Proviso East, Carter make big statement

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Proviso East, Carter make big statement

After it was over, after unbeaten and second-ranked Proviso East had won four games by margins of 17, 8, 19 and 13 points to win its first Proviso West Holiday Tournament championship since 1991, first-year coach Donnie Boyce breathed a sigh of relief."It's an amazing feeling. Never in my wildest dreams did I think we'd be 11-0 and win a Christmas tournament in my first year as head coach," Boyce said. "It was exciting to win as a player (at Proviso East in 1990). But to win my first one as a coach ranks right up there with it. We made history, our 10th title at Proviso West, one more than St. Joseph."I feel very blessed to have such a great group of kids. I want them to achieve everything I achieved and more. One thing I learned is we hadn't been tested in the early part of the season but we got tested at Proviso West. I liked how we kept our composure, never panicked, kept making the right plays, key baskets, key steals, key rebounds. We really came together as a team and I believe we have a chance to do something special.""Special" is how Boyce describes Keith Carter, the 6-foot-1 senior guard who was singled out as the most valuable player at the Proviso West tournament. He scored 18 points in a 49-41 victory over Benet, scored 16 of his 23 points in the second half to key a 75-56 victory over Rockford Auburn and had 15 points and three steals in a 68-55 decision over New Trier."I didn't know if I'd be doing this well if I didn't have such a great leader as Carter," Boyce said. "He is one of the top 10 players in the state in his class, the best point guard in his class, better than (Rockford Auburn's) Fred Van Vleet and (Crete-Monee's) Michael Orris."The best point guard I ever saw was Isiah Thomas. I compare Carter to Ronnie Lester or Kiwane Garris or Tracy Webster or Howard Nathan. He is a solid floor general, willing to do anything you ask to succeed."But Boyce saw a different Keith Carter a year ago. So did Carter. It wasn't pretty. In fact, Carter experienced such an uneventful and unproductive junior season that he wasn't even ranked among the top 200 players in the class of 2012 nationally before the 2011-12 campaign began."He had an up-and-down junior year. People got down on him," Boyce said. "Watching from afar, I noticed he would over-penetrate when he should have passed and didn't make right decisions. He needed to open up the floor, improve his decision-making and show more desire to win. He needed to learn about shot selection and how to control the flow of the game."Carter also was critical of his own performance -- or lack of it. "I was disappointed in myself because I felt I let the team down. I tried to do too much. I didn't think about statistics or if I was ranked in the top 100. I wanted to show people I am better than what they think. I wanted to show them that I have an all-around game, that I could do a little bit of everything," he said.So he worked hard over the summer. He said he worked on everything, mostly his jump shot and improving his quickness and strength. It helped to earn him a scholarship to St. Louis University. But he still isn't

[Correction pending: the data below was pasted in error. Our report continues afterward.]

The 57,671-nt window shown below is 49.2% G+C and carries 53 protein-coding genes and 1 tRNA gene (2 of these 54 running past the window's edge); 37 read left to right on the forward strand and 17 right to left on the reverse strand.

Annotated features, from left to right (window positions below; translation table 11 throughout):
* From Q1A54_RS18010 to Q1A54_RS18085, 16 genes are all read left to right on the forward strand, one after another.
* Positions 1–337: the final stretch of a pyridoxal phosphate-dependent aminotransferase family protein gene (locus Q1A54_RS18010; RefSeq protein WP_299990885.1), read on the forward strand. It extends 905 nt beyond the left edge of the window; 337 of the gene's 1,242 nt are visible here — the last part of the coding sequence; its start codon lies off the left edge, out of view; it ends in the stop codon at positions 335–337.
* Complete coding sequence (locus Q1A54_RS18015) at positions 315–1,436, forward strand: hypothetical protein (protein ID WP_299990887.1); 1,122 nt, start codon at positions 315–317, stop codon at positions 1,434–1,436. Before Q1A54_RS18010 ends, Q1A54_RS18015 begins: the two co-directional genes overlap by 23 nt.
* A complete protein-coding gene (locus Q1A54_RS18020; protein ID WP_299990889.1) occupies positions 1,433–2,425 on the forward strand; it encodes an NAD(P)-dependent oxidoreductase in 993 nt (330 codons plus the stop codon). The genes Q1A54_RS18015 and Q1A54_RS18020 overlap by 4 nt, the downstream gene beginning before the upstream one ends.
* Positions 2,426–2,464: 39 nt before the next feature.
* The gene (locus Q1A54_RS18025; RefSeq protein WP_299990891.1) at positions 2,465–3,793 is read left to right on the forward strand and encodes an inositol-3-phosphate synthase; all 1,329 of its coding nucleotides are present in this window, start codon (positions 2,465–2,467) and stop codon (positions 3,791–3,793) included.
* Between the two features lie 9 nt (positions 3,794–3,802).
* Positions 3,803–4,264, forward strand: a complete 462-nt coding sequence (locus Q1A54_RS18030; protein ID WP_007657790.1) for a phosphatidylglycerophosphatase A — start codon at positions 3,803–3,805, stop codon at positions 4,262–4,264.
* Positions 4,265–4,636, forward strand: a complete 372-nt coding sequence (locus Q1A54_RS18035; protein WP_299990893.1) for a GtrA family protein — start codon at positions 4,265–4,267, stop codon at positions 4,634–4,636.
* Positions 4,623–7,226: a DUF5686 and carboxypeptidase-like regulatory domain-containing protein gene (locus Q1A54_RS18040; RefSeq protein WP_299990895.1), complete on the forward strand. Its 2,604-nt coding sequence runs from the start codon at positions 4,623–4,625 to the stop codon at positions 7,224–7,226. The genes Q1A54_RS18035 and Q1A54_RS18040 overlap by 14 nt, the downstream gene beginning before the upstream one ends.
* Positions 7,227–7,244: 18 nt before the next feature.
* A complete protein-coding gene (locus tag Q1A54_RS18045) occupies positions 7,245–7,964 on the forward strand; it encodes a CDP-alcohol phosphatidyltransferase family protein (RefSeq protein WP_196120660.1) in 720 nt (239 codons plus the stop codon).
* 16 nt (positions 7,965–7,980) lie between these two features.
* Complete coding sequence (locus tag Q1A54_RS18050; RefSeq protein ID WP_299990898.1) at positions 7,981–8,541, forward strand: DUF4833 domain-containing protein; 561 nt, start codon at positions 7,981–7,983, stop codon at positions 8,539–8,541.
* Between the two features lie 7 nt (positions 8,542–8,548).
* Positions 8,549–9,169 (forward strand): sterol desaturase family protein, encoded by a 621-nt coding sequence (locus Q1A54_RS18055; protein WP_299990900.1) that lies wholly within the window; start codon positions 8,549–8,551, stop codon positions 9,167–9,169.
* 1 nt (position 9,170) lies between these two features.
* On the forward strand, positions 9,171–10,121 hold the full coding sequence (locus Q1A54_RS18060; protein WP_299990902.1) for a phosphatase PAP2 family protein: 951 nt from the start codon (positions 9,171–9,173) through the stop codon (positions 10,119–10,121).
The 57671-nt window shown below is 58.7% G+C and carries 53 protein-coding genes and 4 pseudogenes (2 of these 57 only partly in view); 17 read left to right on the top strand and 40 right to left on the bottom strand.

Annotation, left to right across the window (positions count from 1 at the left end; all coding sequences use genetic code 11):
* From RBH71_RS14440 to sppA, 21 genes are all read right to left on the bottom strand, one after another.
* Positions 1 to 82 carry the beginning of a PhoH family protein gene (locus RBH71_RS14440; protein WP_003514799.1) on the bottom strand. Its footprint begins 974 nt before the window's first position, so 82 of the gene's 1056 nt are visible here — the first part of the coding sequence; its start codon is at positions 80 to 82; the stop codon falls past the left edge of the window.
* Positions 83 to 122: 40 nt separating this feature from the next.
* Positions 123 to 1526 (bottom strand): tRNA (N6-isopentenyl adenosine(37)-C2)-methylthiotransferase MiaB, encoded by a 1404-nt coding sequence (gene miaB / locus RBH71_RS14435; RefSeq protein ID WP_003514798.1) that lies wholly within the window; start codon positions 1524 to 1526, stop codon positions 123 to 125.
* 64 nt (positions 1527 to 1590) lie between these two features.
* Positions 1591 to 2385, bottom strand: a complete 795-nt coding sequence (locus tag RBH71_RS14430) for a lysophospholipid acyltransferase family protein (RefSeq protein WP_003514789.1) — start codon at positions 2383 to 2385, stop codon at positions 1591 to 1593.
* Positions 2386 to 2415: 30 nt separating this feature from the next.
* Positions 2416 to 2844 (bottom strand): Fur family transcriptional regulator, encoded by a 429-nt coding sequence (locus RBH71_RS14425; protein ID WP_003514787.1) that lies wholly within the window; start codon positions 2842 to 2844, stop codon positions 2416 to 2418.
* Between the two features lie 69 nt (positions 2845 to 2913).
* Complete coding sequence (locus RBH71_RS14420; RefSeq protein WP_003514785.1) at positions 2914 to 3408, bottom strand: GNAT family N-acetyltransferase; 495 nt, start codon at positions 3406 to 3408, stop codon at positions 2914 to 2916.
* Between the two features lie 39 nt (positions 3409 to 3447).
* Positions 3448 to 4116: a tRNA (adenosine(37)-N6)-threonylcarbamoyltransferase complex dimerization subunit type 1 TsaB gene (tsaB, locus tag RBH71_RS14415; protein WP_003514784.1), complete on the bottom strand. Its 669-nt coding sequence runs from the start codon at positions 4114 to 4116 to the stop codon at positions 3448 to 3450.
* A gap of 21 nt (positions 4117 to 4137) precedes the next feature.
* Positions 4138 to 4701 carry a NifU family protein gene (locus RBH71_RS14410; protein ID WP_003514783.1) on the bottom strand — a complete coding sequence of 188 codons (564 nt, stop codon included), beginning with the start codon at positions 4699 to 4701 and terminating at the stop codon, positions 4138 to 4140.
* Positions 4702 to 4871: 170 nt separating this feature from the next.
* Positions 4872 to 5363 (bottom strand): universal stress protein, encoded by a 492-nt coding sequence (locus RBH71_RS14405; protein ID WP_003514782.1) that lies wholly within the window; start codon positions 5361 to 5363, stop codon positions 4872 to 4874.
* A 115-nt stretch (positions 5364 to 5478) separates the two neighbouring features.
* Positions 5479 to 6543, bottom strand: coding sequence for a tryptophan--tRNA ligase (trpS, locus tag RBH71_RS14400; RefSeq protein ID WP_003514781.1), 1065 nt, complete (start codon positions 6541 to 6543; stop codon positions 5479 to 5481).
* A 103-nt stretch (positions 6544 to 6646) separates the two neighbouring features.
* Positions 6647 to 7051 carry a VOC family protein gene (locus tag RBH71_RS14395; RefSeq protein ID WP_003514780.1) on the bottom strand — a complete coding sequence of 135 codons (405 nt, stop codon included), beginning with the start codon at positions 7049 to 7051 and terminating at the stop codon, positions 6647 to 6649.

satisfied. "At Proviso West, I was an 8 (out of 10)," Carter said. "I had a slow start in every game but the championship game. I still wasn't consistent on my jump shot and making the right play each time. I'm having a decent year but I can get better and better. It was satisfying to be the MVP at Proviso West but I can get better."Carter is more generous when talking about his coach and his teammates. He said he was "shocked" when he learned Boyce had been hired because he didn't know the former Proviso East star was in the mix. But he thought it was a great decision by the school administration."(Boyce) knows what it takes to win championships and get Downstate," Carter said. "He is very tough on us. He demands a lot. But it's no problem for us because we know we have to do a lot to be as good as we want to be. Anything less than the state title would be a major disappointment this season, worse than flunking a math test."According to Carter, this is the best Proviso East team he has seen in his four years. In fact, he insists it can be one of the best in school history, in a class with the four state championship teams of 1969, 1974, 1990 and 1991. That's a mouthful for the usually quiet and laid-back